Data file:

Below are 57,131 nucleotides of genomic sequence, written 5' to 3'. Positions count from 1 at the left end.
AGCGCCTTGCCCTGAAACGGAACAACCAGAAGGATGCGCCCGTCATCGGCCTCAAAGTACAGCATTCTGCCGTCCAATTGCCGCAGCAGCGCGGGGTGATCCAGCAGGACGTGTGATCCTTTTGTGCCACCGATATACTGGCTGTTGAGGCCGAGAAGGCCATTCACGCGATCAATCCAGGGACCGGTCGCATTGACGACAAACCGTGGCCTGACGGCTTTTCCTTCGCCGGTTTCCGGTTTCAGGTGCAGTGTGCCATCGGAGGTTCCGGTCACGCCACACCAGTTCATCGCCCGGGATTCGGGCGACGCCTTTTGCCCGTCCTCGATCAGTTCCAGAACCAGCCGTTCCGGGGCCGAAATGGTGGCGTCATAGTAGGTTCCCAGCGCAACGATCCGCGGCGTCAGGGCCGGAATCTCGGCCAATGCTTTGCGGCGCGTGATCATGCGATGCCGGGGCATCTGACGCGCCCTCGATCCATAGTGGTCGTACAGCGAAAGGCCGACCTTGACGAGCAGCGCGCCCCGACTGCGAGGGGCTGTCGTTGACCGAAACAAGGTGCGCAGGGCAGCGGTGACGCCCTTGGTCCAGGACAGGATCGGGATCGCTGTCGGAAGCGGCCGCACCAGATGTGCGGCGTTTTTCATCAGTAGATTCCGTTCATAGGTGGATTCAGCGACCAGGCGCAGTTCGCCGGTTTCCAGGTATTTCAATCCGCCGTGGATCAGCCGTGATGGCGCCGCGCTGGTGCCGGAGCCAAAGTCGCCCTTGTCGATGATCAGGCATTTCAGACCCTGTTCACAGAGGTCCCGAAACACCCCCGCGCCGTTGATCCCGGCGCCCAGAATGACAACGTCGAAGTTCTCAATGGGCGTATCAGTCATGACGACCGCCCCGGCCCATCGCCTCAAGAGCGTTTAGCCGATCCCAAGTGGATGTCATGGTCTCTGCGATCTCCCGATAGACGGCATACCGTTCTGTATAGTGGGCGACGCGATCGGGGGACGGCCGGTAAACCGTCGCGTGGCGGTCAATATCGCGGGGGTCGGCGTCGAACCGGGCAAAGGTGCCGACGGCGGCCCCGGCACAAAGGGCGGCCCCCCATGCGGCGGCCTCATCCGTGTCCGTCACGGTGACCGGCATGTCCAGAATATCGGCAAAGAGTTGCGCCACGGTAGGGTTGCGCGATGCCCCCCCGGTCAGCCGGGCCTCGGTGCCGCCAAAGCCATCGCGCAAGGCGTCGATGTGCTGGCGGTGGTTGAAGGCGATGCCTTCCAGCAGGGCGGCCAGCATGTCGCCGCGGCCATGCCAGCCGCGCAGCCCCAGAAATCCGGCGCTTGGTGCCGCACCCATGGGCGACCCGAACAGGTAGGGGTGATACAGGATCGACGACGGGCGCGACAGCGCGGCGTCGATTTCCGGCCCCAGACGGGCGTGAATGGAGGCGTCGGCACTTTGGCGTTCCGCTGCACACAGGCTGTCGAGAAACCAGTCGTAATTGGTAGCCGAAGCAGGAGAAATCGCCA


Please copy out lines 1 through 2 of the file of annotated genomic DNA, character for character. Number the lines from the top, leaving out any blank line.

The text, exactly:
Below are 57,131 nucleotides of genomic sequence, written 5' to 3'. Positions count from 1 at the left end.
AGCGCCTTGCCCTGAAACGGAACAACCAGAAGGATGCGCCCGTCATCGGCCTCAAAGTACAGCATTCTGCCGTCCAATTGCCGCAGCAGCGCGGGGTGATCCAGCAGGACGTGTGATCCTTTTGTGCCACCGATATACTGGCTGTTGAGGCCGAGAAGGCCATTCACGCGATCAATCCAGGGACCGGTCGCATTGACGACAAACCGTGGCCTGACGGCTTTTCCTTCGCCGGTTTCCGGTTTCAGGTGCAGTGTGCCATCGGAGGTTCCGGTCACGCCACACCAGTTCATCGCCCGGGATTCGGGCGACGCCTTTTGCCCGTCCTCGATCAGTTCCAGAACCAGCCGTTCCGGGGCCGAAATGGTGGCGTCATAGTAGGTTCCCAGCGCAACGATCCGCGGCGTCAGGGCCGGAATCTCGGCCAATGCTTTGCGGCGCGTGATCATGCGATGCCGGGGCATCTGACGCGCCCTCGATCCATAGTGGTCGTACAGCGAAAGGCCGACCTTGACGAGCAGCGCGCCCCGACTGCGAGGGGCTGTCGTTGACCGAAACAAGGTGCGCAGGGCAGCGGTGACGCCCTTGGTCCAGGACAGGATCGGGATCGCTGTCGGAAGCGGCCGCACCAGATGTGCGGCGTTTTTCATCAGTAGATTCCGTTCATAGGTGGATTCAGCGACCAGGCGCAGTTCGCCGGTTTCCAGGTATTTCAATCCGCCGTGGATCAGCCGTGATGGCGCCGCGCTGGTGCCGGAGCCAAAGTCGCCCTTGTCGATGATCAGGCATTTCAGACCCTGTTCACAGAGGTCCCGAAACACCCCCGCGCCGTTGATCCCGGCGCCCAGAATGACAACGTCGAAGTTCTCAATGGGCGTATCAGTCATGACGACCGCCCCGGCCCATCGCCTCAAGAGCGTTTAGCCGATCCCAAGTGGATGTCATGGTCTCTGCGATCTCCCGATAGACGGCATACCGTTCTGTATAGTGGGCGACGCGATCGGGGGACGGCCGGTAAACCGTCGCGTGGCGGTCAATATCGCGGGGGTCGGCGTCGAACCGGGCAAAGGTGCCGACGGCGGCCCCGGCACAAAGGGCGGCCCCCCATGCGGCGGCCTCATCCGTGTCCGTCACGGTGACCGGCATGTCCAGAATATCGGCAAAGAGTTGCGCCACGGTAGGGTTGCGCGATGCCCCCCCGGTCAGCCGGGCCTCGGTGCCGCCAAAGCCATCGCGCAAGGCGTCGATGTGCTGGCGGTGGTTGAAGGCGATGCCTTCCAGCAGGGCGGCCAGCATGTCGCCGCGGCCATGCCAGCCGCGCAGCCCCAGAAATCCGGCGCTTGGTGCCGCACCCATGGGCGACCCGAACAGGTAGGGGTGATACAGGATCGACGACGGGCGCGACAGCGCGGCGTCGATTTCCGGCCCCAGACGGGCGTGAATGGAGGCGTCGGCACTTTGGCGTTCCGCTGCACACAGGCTGTCGAGAAACCAGTCGTAATTGGTAGCCGAAGCAGGAGAAATCGCCA